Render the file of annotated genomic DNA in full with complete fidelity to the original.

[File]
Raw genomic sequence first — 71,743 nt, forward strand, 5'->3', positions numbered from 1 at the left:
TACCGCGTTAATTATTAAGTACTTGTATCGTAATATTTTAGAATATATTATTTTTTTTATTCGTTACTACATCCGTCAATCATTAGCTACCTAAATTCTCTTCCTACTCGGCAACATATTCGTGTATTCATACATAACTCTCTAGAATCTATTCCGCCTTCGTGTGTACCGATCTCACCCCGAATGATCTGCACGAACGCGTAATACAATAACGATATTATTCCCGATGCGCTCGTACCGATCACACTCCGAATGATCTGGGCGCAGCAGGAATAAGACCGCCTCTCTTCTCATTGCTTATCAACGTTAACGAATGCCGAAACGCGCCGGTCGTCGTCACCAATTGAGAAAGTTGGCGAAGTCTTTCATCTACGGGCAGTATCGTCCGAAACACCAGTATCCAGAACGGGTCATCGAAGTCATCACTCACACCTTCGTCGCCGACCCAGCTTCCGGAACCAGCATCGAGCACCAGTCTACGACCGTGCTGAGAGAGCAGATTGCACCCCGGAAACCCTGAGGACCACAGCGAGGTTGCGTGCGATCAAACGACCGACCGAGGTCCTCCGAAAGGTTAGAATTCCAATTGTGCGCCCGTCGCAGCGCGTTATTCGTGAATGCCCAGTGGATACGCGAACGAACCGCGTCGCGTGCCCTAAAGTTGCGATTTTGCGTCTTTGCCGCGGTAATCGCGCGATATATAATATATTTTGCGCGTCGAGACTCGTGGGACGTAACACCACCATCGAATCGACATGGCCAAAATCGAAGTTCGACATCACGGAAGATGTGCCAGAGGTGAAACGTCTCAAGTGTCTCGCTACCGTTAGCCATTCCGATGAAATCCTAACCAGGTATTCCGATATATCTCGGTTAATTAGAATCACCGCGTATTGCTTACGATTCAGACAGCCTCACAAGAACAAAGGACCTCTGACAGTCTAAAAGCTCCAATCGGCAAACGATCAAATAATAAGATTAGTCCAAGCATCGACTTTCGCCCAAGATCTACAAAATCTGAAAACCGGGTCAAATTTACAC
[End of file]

Raw genomic sequence first — 71,743 nt, forward strand, 5'->3', positions numbered from 1 at the left:
TACCGCGTTAATTATTAAGTACTTGTATCGTAATATTTTAGAATATATTATTTTTTTTATTCGTTACTACATCCGTCAATCATTAGCTACCTAAATTCTCTTCCTACTCGGCAACATATTCGTGTATTCATACATAACTCTCTAGAATCTATTCCGCCTTCGTGTGTACCGATCTCACCCCGAATGATCTGCACGAACGCGTAATACAATAACGATATTATTCCCGATGCGCTCGTACCGATCACACTCCGAATGATCTGGGCGCAGCAGGAATAAGACCGCCTCTCTTCTCATTGCTTATCAACGTTAACGAATGCCGAAACGCGCCGGTCGTCGTCACCAATTGAGAAAGTTGGCGAAGTCTTTCATCTACGGGCAGTATCGTCCGAAACACCAGTATCCAGAACGGGTCATCGAAGTCATCACTCACACCTTCGTCGCCGACCCAGCTTCCGGAACCAGCATCGAGCACCAGTCTACGACCGTGCTGAGAGAGCAGATTGCACCCCGGAAACCCTGAGGACCACAGCGAGGTTGCGTGCGATCAAACGACCGACCGAGGTCCTCCGAAAGGTTAGAATTCCAATTGTGCGCCCGTCGCAGCGCGTTATTCGTGAATGCCCAGTGGATACGCGAACGAACCGCGTCGCGTGCCCTAAAGTTGCGATTTTGCGTCTTTGCCGCGGTAATCGCGCGATATATAATATATTTTGCGCGTCGAGACTCGTGGGACGTAACACCACCATCGAATCGACATGGCCAAAATCGAAGTTCGACATCACGGAAGATGTGCCAGAGGTGAAACGTCTCAAGTGTCTCGCTACCGTTAGCCATTCCGATGAAATCCTAACCAGGTATTCCGATATATCTCGGTTAATTAGAATCACCGCGTATTGCTTACGATTCAGACAGCCTCACAAGAACAAAGGACCTCTGACAGTCTAAAAGCTCCAATCGGCAAACGATCAAATAATAAGATTAGTCCAAGCATCGACTTTCGCCCAAGATCTACAAAATCTGAAAACCGGGTCAAATTTACAC